But, the most amazing story is my son. He had severe "ADHD" as a child and teenager. He barely graduated from high school, and got into trouble from his use of pot to "self-medicate." (He went to 4 different high schools, including a boarding school). Because he is very bright and talented, he was accepted to college, but had a rocky start. He was actually in one of my classes as a college student (college #2) , and I witnessed the day he had his "awakening." He was literally climbing the walls in class, jumpy, and fidgety. Later that day, he told me that he had drunk a large Red Bull that morning because he had a lot to do that day and needed the energy. "Mom do you know what the first 3 ingredients are? Caffeine, sucrose, and fructose." (He know acknowledges that the worst symptoms he had as a child were when he drank red kool-aid or Hawaiian Punch, which indicates that sugar and red dye are the worst combination). That day, he became a believer and has been a low-carber ever since. He is almost 23 and has really turned his life around. In college, he wrote papers and gave speeches on the topics of low-carb diets and the "misdiagnosis" of ADHD in kids. He really lambasted the medical community for giving "legal drugs" to kids instead of using lifestyle intervention. He is passionate about healthy living, eating organic, additive, preservative-free, and of course, no sugars or grains. He actually works at Whole Foods, but somehow manages to ignore their vegan propaganda.
I suspect we will see a return to using elimination diets for kids before putting them on meds. My son would be the first to testify in favor of that approach.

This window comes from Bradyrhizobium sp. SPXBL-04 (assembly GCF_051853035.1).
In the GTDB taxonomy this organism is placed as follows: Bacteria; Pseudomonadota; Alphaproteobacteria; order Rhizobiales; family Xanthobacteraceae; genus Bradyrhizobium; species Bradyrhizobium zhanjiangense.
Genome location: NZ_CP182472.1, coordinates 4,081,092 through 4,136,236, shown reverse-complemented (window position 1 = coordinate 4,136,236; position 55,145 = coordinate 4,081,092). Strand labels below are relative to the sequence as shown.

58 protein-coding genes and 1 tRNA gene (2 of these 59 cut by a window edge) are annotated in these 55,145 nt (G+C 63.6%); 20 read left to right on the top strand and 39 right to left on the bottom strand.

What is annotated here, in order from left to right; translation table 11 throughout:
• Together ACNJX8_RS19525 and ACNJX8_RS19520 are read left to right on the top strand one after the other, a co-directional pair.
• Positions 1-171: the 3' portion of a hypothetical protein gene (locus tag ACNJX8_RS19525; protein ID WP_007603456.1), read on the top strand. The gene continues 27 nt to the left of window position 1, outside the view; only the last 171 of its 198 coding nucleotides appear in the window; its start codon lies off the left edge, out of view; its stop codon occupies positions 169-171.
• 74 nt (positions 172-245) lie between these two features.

Great to back on "Hold the Toast" and glad to see you are still going strong.
11 years low-carb counting!
Peggy

ADD

My two oldest children, ages 49, 52, have officially been diagnosed with Adult ADD this year. This was a revelation to me - I am twice as bad as they are. My daughter, is an attorney, and my son has his Phd and teaches math in college. Her counselor said intelligence masks it to a great extent. Now I have a name for many of the problems I've struggled with through the years. I look back at age 75 to see a person who did pretty well, considering, but it was hard work.

Eating low carb helps - not so many food choices makes focus easier. I do have the addiction problems - certainly carbs is one - I just have to say NO! I don't have a good sleep pattern. When I start a book I like, I just keep going. I didn't get any thing done today oher than reading the last 250 pages in my book.

The free ADD coach I'm found, although at first I didn't realize what she was doing for me, is the Flylady at flylady.net. I had to look twice at her egg salad recipe where she said to use real mayonnaise, not the crappy low fat stuff ,and not many carby minced onions, to be sure it wasn't you sending the recipe.

Her site is bookmarked right by yours - you are both my helpful internet friends to help this old girl stay closer to the straight and narrow.

Barbara

Flylady

Thank you Barbara, I'd not heard of Flylady before. I've spent the past couple of hours reading the Flylady site (with a brief stop to clean my sink) and I'm now a member.

Can I add that I don't think a day spent reading a book and nothing else is a day wasted?

Tessa

Flylady

I, too, admire Flylady, though I flutter intermittently. I use my timer to help me write -- 15 minutes of focusing on writing, 5 minutes to surf the 'net, 15 minutes of writing, etc. Helps.

good work

Dana, I'm working on projects and unfortunately don't take time to listen to podcasts. (I am less of a auditory learner and more of a visual learner.) I struggle with distraction and focus all the time, as I was diagnosed with adult ADD about 15 years ago. It is a good thing for you to share your testimony! Yeah, ADD affects a lot of life. I've thought that I would have been a better person without ADD. But, I can offer up my struggles to God, and my cross helps me to be closer bound to Him. Speaking of which, Happy Easter, Dana!